Georgia DUI Cases of Note


STINSON V. STATE - A12A1592: In the Vicinity of a Roadblock? Beware! Police Have Greater Discretion Than Normal

Wednesday, November 07, 2012

On May 14, 2011 at around 1:47 a.m. the Jonesboro and Clayton County Police Departments were conducting a roadblock on Lake Jodeco Road in Clayton County. Stinson's pickup truck crested a hill that obscured the roadblock, and upon noticing the checkpoint he “stopped very suddenly and made a very sharp right turn” onto an adjacent road. An officer manning the roadblock pursued Stinson and found the truck parked on the shoulder of the road. Stinson had exited the truck and was staggering on the side of the road. Reportedly, at one point he stumbled into the truck's rear fender. More officers arrived at the scene and noticed the smell of alcohol on Stinson. He admitted to having had two beers earlier in the evening. During the horizontal gaze nystagmus and walk and turn test Stinson reportedly showed signs of impairment. A preliminary breath test came back positive for alcohol ingestion. Stinson was arrested and read his implied consent rights. He agreed to take a state-administered breath test, which indicated an average BAC of .121. Stinson contends that the initial stop was unlawful because there was no evidence of a traffic offense; therefore, the evidence gathered thereafter is inadmissible. The Appeals Court disagrees.

Citing O' Neal v. State (2005) Ga.App. the Court outlines the “three tiers of police-citizen encounters: (1) consensual encounters; (2) brief investigatory stops that require reasonable suspicion; and (3) arrests that must be supported by probable cause." The circumstances surrounding Stinson's arrest clearly indicate that it was a tier 2 encounter. But to justify Stinson's seizure the State is required to show that the officers had a “particularized, objective basis for suspecting that Stinson was involved in criminal activity,” that “specific and articuable facts which, taken together with rational inferences from those facts, reasonably warrant [an] intrusion.” Satterfield v. State Ga.App. (2008).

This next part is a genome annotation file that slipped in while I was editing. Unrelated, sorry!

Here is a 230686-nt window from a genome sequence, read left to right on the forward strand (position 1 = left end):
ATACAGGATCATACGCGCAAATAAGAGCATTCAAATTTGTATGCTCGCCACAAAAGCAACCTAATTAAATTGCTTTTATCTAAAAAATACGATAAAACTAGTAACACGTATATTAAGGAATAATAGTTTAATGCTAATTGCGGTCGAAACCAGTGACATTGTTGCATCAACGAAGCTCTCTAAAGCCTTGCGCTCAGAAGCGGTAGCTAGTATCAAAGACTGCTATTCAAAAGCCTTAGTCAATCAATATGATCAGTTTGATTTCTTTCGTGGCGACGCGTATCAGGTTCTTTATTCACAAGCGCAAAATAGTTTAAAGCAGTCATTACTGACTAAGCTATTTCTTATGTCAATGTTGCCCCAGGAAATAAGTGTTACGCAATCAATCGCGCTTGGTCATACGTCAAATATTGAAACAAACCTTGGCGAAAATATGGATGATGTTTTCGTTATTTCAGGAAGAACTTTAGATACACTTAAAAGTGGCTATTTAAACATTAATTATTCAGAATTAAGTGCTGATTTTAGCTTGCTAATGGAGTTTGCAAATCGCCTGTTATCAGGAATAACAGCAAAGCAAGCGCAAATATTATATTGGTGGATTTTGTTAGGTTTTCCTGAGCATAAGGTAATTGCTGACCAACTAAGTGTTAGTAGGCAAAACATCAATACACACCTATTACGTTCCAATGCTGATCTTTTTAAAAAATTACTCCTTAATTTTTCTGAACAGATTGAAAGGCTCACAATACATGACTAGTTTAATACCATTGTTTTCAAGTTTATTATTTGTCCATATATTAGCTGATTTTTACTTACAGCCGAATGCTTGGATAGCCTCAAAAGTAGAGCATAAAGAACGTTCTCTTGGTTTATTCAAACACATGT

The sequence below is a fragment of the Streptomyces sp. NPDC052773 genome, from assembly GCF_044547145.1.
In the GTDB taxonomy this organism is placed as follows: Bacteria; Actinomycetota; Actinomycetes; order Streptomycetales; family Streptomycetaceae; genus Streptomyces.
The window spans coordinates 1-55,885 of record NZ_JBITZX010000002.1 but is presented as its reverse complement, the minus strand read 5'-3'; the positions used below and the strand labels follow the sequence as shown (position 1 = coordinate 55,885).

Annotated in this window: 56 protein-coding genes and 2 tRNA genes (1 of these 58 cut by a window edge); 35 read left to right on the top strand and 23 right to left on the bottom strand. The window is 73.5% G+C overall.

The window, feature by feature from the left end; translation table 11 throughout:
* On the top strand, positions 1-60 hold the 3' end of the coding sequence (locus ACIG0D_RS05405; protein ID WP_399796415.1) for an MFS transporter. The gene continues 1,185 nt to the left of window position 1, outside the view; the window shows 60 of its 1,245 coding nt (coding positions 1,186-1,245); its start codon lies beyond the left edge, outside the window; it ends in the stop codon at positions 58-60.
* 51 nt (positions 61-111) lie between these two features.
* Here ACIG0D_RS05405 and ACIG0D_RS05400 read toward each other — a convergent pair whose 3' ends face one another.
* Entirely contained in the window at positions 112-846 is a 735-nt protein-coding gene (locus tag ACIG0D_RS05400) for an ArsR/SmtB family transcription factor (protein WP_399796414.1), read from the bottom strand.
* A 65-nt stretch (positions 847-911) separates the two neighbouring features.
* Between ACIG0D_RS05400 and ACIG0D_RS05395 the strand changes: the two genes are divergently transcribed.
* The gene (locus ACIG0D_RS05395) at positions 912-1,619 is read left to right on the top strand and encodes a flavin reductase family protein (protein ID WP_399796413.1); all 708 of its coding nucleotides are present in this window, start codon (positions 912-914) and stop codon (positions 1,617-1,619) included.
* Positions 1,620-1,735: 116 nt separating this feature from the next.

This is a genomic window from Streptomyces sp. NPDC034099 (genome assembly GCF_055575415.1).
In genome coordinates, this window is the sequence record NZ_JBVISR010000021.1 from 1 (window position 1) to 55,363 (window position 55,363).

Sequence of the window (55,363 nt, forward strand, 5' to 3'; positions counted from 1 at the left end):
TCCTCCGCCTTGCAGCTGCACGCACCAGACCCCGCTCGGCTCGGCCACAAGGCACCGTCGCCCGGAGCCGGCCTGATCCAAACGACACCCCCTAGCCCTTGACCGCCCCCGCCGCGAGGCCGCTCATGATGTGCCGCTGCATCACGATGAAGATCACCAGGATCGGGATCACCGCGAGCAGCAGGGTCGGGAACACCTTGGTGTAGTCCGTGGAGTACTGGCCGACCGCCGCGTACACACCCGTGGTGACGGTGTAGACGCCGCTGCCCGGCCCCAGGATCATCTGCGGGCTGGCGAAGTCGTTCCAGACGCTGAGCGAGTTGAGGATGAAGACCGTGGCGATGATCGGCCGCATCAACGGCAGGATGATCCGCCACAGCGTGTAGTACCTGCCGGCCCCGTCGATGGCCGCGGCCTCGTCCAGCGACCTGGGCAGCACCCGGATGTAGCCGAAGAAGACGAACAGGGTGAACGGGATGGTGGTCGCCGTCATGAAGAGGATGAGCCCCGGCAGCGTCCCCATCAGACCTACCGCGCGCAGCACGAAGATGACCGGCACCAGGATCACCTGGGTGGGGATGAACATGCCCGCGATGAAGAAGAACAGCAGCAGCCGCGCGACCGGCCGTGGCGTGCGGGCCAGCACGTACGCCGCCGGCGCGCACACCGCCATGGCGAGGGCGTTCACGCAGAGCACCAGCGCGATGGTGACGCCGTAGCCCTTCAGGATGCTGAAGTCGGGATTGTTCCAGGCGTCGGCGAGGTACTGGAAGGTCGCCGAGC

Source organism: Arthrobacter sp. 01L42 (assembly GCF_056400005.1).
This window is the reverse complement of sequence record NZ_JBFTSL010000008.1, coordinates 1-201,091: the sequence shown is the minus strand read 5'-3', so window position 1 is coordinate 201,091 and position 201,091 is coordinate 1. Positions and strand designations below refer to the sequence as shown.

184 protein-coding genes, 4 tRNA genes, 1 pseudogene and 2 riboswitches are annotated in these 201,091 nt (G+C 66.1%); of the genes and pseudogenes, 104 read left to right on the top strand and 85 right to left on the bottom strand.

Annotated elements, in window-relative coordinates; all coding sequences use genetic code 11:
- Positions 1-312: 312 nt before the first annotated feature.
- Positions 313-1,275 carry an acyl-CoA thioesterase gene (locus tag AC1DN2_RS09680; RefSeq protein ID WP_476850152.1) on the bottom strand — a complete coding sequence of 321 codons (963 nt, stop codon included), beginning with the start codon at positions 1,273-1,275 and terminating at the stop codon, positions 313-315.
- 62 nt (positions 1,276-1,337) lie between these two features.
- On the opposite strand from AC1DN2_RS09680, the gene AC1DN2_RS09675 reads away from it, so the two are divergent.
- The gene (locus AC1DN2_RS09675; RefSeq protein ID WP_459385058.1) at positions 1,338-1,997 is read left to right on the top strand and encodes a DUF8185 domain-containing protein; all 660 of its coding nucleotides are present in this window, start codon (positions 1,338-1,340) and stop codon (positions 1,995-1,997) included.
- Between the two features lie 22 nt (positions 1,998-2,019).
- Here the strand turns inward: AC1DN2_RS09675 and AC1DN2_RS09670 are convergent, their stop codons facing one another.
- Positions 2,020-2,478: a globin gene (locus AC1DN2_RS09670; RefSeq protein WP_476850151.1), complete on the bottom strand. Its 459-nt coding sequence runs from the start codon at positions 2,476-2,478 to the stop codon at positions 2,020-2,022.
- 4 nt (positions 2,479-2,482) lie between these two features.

Though Stinson did not commit a traffic offense, according to the framework of Satterfield there was grounds for a traffic stop. The Court notes that the evidence showed that “Stinson made an abrupt, furtive maneuver in his vehicle to evade the roadblock,” which was a “sufficiently suspicious and deliberately furtive response […] so as to give the officer at least a reasonable suspicion of criminal activity,” Jones v. State (2003). Accordingly, the Court deemed that the search and seizure were lawful.

The legality of roadblocks is still highly contentious. In Michigan v. Sitz (1990) the Supreme Court ruled that roadblocks were legal under the Fourth Amendment if conducted properly, but left the specific procedural requirements for the states to decide. More than anything this decision has created an abundance of “legalese” and hair-splitting as to the description and interpretation of such requirements. For instance, for a roadblock to be legal in Georgia it must be “implemented by supervisory personnel at the programmatic level with a legitimate primary purpose,” Thomas v. State Ga.App. (2005). Beyond the opaque language, the Court even admits there is no precise definition for what it means for a decision to be made at the “programmtic level,” Jones v. State Ga. Sup. (2011), though they still make decisions as to what is or isn't a programmatic decision. Recently, In Williams v State Ga. App. (2012), arguably the Appeals Court established an incredible amount of latitude when considering who is supervisory personnel and what is a decision at the programmatic level. The concern, in Williams and in Stinson, is that the extension of precedent from the base legality of roadblocks allows police greater-than-normal discretion in conducting arrests.

According to the record, Stinson evaded the roadblock by taking a sharp right turn. The police followed him and then found him staggering by the side of the road. Outside the purview of the roadblock, none of Stinson's actions are illegal, and there is no specific traffic ticket for evading a roadblock. So, beyond the latitude afforded to police in implementing roadblocks furthered by Williams, Stinson solidifies grounds for a tier 2 police-citizen encounter that applies only to individuals in the general area of a roadblock. Any such specific allowance for police discretion deserves question and attention.




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